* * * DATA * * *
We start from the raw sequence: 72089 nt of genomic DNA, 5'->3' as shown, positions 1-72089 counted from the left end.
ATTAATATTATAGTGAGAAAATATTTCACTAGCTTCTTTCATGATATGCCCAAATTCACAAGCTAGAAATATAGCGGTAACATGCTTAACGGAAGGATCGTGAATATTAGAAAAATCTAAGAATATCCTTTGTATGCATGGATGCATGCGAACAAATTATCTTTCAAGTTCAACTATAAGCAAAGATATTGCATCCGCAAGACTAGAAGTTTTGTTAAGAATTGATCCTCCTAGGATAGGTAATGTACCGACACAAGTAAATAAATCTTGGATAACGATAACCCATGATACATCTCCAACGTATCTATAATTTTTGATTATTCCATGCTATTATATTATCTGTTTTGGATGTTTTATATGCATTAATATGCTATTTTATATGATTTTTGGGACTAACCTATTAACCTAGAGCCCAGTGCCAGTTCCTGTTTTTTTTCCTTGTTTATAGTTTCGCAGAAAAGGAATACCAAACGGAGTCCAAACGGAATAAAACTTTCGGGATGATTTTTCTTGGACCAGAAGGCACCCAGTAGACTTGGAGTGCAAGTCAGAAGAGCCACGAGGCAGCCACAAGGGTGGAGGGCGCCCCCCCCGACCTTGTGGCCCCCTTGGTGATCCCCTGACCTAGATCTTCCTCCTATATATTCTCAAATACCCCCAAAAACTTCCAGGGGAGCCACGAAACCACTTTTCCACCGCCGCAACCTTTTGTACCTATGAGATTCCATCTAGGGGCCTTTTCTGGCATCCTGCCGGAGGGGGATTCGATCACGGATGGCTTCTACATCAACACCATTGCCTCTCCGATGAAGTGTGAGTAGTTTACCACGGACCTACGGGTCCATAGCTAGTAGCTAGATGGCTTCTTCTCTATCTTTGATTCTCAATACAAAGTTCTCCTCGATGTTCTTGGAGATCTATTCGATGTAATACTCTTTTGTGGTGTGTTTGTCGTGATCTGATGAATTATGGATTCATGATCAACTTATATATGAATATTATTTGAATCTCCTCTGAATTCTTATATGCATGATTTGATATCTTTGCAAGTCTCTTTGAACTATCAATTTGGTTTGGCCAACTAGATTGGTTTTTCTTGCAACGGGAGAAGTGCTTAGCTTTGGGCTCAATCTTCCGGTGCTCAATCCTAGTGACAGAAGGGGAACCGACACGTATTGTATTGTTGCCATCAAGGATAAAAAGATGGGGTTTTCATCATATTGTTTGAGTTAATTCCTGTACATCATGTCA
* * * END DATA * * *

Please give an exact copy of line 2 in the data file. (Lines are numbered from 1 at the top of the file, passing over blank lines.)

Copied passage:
ATTAATATTATAGTGAGAAAATATTTCACTAGCTTCTTTCATGATATGCCCAAATTCACAAGCTAGAAATATAGCGGTAACATGCTTAACGGAAGGATCGTGAATATTAGAAAAATCTAAGAATATCCTTTGTATGCATGGATGCATGCGAACAAATTATCTTTCAAGTTCAACTATAAGCAAAGATATTGCATCCGCAAGACTAGAAGTTTTGTTAAGAATTGATCCTCCTAGGATAGGTAATGTACCGACACAAGTAAATAAATCTTGGATAACGATAACCCATGATACATCTCCAACGTATCTATAATTTTTGATTATTCCATGCTATTATATTATCTGTTTTGGATGTTTTATATGCATTAATATGCTATTTTATATGATTTTTGGGACTAACCTATTAACCTAGAGCCCAGTGCCAGTTCCTGTTTTTTTTCCTTGTTTATAGTTTCGCAGAAAAGGAATACCAAACGGAGTCCAAACGGAATAAAACTTTCGGGATGATTTTTCTTGGACCAGAAGGCACCCAGTAGACTTGGAGTGCAAGTCAGAAGAGCCACGAGGCAGCCACAAGGGTGGAGGGCGCCCCCCCCGACCTTGTGGCCCCCTTGGTGATCCCCTGACCTAGATCTTCCTCCTATATATTCTCAAATACCCCCAAAAACTTCCAGGGGAGCCACGAAACCACTTTTCCACCGCCGCAACCTTTTGTACCTATGAGATTCCATCTAGGGGCCTTTTCTGGCATCCTGCCGGAGGGGGATTCGATCACGGATGGCTTCTACATCAACACCATTGCCTCTCCGATGAAGTGTGAGTAGTTTACCACGGACCTACGGGTCCATAGCTAGTAGCTAGATGGCTTCTTCTCTATCTTTGATTCTCAATACAAAGTTCTCCTCGATGTTCTTGGAGATCTATTCGATGTAATACTCTTTTGTGGTGTGTTTGTCGTGATCTGATGAATTATGGATTCATGATCAACTTATATATGAATATTATTTGAATCTCCTCTGAATTCTTATATGCATGATTTGATATCTTTGCAAGTCTCTTTGAACTATCAATTTGGTTTGGCCAACTAGATTGGTTTTTCTTGCAACGGGAGAAGTGCTTAGCTTTGGGCTCAATCTTCCGGTGCTCAATCCTAGTGACAGAAGGGGAACCGACACGTATTGTATTGTTGCCATCAAGGATAAAAAGATGGGGTTTTCATCATATTGTTTGAGTTAATTCCTGTACATCATGTCA